Don’t get me wrong, personally I believe that some anti’s may not be so bad, but is this really the solution to the problems member-state citizens are facing nowadays? I don’t think so.

Nevertheless all this anti-something MEPs will have their chance to express (while receiving their fat salaries from the same EU institutions that some of them dislike)the exasperation on why things go wrong in their own country. And we all know what is the solution when something goes wrong: blame something/body else! It is easier that way. These anti-something parties go as far as messaging to the egos of human being. It is by the same philosophy that most of these parties have gained votes appealing to people’s sentiments and rancor due to their economic, social, or even personal crisis.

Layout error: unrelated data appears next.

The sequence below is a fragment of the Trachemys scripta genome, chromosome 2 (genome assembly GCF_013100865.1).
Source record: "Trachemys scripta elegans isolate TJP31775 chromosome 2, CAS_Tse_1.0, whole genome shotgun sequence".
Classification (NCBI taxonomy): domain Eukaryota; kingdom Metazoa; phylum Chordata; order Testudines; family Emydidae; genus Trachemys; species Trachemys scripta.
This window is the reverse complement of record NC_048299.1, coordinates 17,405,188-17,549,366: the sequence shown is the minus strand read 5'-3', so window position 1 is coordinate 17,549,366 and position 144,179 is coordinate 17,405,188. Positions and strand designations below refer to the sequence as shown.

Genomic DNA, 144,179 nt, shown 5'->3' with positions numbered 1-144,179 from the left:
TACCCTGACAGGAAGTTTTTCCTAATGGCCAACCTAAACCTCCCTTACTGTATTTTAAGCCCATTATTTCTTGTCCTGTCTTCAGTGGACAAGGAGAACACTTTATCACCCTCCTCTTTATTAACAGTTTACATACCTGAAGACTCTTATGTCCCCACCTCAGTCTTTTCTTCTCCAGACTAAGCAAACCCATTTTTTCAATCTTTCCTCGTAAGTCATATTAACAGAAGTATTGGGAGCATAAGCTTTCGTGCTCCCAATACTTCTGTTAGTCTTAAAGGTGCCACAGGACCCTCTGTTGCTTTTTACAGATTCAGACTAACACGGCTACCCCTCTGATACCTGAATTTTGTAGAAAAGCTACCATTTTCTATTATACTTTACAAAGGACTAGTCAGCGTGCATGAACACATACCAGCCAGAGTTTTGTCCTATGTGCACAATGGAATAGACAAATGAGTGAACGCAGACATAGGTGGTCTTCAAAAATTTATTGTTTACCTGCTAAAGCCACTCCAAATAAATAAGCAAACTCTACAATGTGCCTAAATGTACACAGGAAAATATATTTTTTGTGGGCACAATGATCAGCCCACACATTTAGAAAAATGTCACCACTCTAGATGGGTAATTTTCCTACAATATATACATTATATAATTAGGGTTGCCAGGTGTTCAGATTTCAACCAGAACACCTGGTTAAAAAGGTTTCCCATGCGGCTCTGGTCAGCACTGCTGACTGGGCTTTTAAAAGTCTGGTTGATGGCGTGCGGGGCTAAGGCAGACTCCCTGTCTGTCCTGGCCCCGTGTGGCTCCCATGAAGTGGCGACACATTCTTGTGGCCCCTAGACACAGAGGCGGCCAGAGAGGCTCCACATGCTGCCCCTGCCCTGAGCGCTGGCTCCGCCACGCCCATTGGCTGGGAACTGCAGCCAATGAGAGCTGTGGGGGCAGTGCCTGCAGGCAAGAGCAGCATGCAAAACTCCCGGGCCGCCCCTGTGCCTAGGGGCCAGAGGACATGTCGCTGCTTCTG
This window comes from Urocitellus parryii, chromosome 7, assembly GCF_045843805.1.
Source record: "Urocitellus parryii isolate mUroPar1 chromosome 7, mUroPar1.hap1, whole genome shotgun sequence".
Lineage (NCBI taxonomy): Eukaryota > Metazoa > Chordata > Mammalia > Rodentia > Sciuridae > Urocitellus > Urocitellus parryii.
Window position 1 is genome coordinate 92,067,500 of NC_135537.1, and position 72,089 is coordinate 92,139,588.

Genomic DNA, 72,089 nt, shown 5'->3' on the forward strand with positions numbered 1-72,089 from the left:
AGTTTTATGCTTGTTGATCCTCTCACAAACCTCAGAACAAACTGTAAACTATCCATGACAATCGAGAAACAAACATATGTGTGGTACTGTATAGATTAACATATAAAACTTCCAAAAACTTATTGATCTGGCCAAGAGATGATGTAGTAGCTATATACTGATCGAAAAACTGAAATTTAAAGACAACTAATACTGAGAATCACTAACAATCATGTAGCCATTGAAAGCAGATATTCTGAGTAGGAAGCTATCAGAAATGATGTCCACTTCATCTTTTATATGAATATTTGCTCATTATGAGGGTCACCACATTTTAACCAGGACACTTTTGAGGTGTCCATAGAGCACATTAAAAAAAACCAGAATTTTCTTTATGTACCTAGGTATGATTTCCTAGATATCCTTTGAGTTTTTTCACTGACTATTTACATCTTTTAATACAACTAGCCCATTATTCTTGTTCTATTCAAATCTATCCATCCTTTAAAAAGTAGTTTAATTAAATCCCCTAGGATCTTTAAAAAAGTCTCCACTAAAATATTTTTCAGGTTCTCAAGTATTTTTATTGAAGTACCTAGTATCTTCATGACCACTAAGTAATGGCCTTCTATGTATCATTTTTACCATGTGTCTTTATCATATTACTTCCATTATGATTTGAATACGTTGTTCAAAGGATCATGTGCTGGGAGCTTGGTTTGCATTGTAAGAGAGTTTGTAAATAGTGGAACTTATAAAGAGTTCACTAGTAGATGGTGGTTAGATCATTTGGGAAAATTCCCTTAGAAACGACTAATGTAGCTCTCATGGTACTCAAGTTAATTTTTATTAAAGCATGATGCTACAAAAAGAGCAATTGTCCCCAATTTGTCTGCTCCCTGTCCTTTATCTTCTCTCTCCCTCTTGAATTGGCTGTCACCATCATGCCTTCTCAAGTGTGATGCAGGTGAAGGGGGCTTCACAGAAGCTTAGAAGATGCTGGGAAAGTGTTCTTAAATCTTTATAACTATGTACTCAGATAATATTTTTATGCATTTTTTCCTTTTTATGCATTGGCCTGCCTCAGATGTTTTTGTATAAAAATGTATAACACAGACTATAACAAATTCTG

Author: Ermelinda Kanushi
Photo: Alina Zienowitz

Europe – a center of global excellence?

Cecilia Wikström is one of those women whom are rare to find. She is a mother, a priest, a Member of the European parliament, a member of LIBE (Committee on Civil Liberties, Justice and Home Affairs) and JURI (Committee on Legal Affairs). A European more than a Swedish politician and a person devoting her time and space to a better Europe.

Utblick met her while she was ending an informative tour in several universities regarding the latest Directives’ changes on international human capital coming from third-countries.